Ancilla College_We Believe in YouAs part of a multi-year effort to support more students who want to earn a college degree, Ancilla College has expanded and enhanced its scholarships. The small college, located near Plymouth, is now offering over 30 scholarships to new and returning students.

“Over the past four years Ancilla has expanded the scholarships we offer to students, building on the programs created in the past but, now offering even more financial support to students. Our primary academic grant, the REAch Scholarship, was increased this year, across every category,” said Eric Wignall, Ancilla’s vice president for Enrollment Management.

The Rewarding Excellent Achievements Scholarship (REAch) is open to any high school graduate under the age of 21 (prior to the start of classes in the fall semester) who has not yet earned 12 college credits. It uses the incoming student’s high school grade point average at graduation and indexes that with the student’s scores on either the SAT or ACT tests (whichever is higher).

“It’s a simple chart and a wonderful benefit to students. The higher the SAT or ACT score, and the better their GPA, the more money we pay students to come to Ancilla. It’s that simple. We want good students to enroll here, to live and learn here, so we offer really remarkable scholarships to attract talent from around the country,” Wignall said.

The college, with an annual tuition of under $15,000, is the lowest cost private college in Indiana and one of the ten least expensive in the Midwest, Wignall said. The scholarship can cover nearly 50 percent of the annual tuition for students and it is renewable for students who maintain a ‘B’ or better at the end of their freshman year.

The scholarship is also part of the college’s larger effort to provide incentives for students to graduate on time. Full-time tuition at Ancilla is frozen at the same rate for as long as they are students at the college. The fixed rate covers up to 17 credit hours per semester. “We will not suddenly raise tuition on students at Ancilla,” Wignall said.

“The REAch is an academic scholarship, but it can be combined with any of Ancilla’s many athletic scholarships for student-athletes at the college. Our coaches are always on the lookout for talented, motivated students who want to extend their athletic career from high school to college level sports. With nationally ranked teams, like Ancilla’s basketball and soccer programs, it’s easy to attract skilled players. With the REAch, it’s important that students know we want high academic achievement as well,” he said.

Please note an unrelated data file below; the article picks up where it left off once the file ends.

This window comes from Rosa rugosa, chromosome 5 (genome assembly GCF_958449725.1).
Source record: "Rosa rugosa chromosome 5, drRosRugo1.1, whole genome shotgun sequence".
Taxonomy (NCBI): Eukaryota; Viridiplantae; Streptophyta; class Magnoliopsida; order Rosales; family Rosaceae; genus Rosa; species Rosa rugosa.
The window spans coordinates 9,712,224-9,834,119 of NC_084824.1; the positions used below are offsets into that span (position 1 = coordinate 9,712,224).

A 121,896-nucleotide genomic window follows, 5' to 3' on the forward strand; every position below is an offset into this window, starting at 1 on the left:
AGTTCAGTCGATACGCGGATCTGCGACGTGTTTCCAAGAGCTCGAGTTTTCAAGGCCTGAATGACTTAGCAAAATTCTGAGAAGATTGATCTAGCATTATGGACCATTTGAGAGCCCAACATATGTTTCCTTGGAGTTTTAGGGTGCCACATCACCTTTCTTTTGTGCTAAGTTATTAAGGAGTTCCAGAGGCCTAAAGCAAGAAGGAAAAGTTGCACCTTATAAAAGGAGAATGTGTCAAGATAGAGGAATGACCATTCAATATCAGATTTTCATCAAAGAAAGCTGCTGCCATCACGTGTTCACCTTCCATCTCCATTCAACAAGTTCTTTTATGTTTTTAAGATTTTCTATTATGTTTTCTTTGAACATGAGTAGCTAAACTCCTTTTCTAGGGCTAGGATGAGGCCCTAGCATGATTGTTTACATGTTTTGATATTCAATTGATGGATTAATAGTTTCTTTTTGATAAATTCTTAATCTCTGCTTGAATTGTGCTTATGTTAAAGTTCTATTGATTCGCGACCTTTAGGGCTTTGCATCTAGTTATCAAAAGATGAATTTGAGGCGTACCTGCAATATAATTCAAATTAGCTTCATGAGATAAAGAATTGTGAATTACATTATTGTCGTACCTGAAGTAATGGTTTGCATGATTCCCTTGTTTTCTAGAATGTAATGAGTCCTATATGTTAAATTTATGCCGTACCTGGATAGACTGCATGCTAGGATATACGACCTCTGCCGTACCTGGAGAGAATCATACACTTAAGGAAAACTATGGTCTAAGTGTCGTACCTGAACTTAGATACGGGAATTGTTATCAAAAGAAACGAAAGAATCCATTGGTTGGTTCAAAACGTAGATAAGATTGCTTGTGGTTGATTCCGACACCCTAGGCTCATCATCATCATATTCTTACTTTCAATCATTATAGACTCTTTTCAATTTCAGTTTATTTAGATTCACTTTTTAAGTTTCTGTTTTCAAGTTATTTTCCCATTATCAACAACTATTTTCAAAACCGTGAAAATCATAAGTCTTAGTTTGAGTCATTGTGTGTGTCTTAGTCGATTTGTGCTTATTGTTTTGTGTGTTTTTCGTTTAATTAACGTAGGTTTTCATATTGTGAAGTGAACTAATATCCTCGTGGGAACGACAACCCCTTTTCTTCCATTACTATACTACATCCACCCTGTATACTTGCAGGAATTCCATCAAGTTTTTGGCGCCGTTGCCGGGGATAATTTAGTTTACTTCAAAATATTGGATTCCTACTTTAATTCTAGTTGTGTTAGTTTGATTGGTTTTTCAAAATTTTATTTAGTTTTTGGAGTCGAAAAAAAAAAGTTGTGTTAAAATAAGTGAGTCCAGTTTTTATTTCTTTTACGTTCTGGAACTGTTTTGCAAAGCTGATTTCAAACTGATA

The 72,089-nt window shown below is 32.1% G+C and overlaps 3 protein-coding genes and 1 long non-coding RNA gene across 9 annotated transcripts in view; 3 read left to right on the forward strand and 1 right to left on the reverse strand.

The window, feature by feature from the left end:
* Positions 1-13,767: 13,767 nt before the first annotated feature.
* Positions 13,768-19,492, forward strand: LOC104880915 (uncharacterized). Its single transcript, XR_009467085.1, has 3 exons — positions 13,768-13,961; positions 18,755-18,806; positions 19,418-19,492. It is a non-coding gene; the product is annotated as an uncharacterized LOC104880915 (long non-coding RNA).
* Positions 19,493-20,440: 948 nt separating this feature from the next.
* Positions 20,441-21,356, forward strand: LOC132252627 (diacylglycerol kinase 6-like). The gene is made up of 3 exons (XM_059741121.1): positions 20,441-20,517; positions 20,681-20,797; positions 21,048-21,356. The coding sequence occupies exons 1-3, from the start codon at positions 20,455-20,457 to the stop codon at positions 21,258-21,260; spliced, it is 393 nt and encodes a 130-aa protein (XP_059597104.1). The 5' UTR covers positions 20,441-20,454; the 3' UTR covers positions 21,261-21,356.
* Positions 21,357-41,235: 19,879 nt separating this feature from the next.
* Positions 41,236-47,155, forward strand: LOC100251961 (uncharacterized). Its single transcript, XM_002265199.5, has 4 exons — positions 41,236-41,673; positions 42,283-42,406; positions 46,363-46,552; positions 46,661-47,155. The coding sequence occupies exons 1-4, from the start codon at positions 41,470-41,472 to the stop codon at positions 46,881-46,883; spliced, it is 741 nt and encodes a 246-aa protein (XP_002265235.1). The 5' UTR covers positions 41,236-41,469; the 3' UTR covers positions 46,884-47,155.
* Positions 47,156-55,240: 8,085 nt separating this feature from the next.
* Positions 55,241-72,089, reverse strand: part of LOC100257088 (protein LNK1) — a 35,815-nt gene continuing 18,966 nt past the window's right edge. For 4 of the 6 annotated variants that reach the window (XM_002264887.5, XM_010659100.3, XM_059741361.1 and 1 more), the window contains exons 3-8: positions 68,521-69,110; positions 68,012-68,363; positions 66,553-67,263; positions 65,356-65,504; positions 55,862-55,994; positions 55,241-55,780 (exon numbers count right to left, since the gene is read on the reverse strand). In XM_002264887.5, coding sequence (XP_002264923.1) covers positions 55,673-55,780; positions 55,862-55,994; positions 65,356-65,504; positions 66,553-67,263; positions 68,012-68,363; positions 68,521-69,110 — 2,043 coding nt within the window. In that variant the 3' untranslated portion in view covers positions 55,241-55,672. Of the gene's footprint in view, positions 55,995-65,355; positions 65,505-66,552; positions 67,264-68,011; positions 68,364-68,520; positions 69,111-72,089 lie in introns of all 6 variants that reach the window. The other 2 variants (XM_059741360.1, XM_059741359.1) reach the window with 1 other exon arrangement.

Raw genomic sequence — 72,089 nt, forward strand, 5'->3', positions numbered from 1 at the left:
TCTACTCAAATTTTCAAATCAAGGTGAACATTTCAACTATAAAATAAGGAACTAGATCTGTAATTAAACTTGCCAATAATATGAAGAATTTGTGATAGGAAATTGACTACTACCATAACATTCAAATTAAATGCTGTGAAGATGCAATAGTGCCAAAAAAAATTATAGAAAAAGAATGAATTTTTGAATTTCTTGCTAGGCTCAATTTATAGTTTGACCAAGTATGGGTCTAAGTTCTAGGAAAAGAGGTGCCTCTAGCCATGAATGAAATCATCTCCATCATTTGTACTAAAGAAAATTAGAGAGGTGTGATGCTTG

Ancilla College also offers scholarships for students in nursing and business, from several local communities, and for Catholic students interested in earning one of the school’s 25 associate degrees.

Last year the college began offering scholarships to valedictorian and salutatorian graduates from high schools in nine northern Indiana counties. “The Val-Sal scholarship is huge; not just for our students, but also for the college,” Wignall said.

The scholarship is the brainchild of Ancilla president Dr. Ken Zirkle who wanted to reach the very best students and make it clear that the college was recruiting a high quality student population. Under the program, valedictorians receive a full tuition scholarship if they live on campus in one of the college’s new residence halls. Salutatorians receive a $10,000 tuition grant. To be eligible, students need to graduate first or second in their class in any public or private high school in Marshall, Starke, St. Joseph, Kosciusko, LaPorte, Porter, Jasper, Fulton or Elkhart counties in Indiana.

An academic scholarship open specifically to non-athletes is Ancilla’s PHJC College Success Scholarship. Named for the Poor Handmaids of Jesus Christ, the order of Catholic Sisters who founded Ancilla, the College Success scholarship is aimed at students with a lower GPA that may not reflect their real ability.

“The scholarship is designed to support students who may have suffered a personal or academic setback in their high school career that lowered their GPA but not their determination to achieve a college education,” Wignall explained. “We don’t need students who are perfect, and honestly, we never expect that. We want students who really want to succeed and reach their goals. Our faculty want those students in their classrooms.”

“One key part of earning scholarships at Ancilla, and most other colleges and universities, is for students to fill out the Free Application for federal Student Aid (FAFSA). This helps determine eligibility for federal and state aid programs based on financial need but also, importantly, helps colleges build a financial aid file that makes awarding scholarships and grants easier,” Wignall said. Filing the online FAFSA is free, takes only a few minutes, and can secure funding for college.

“The grants and aid available through FAFSA is enormous. There are truly huge amounts of money available that don’t get awarded to students every year because they don’t bother to apply. Even if you don’t get a single penny of Federal aid, filling out the form starts the ball rolling for a college like us to create a financial aid file for our own scholarships and aid,” Wignall said. “You can’t lose. If you’re thinking about going to college in the coming year you should fill out the FAFSA.”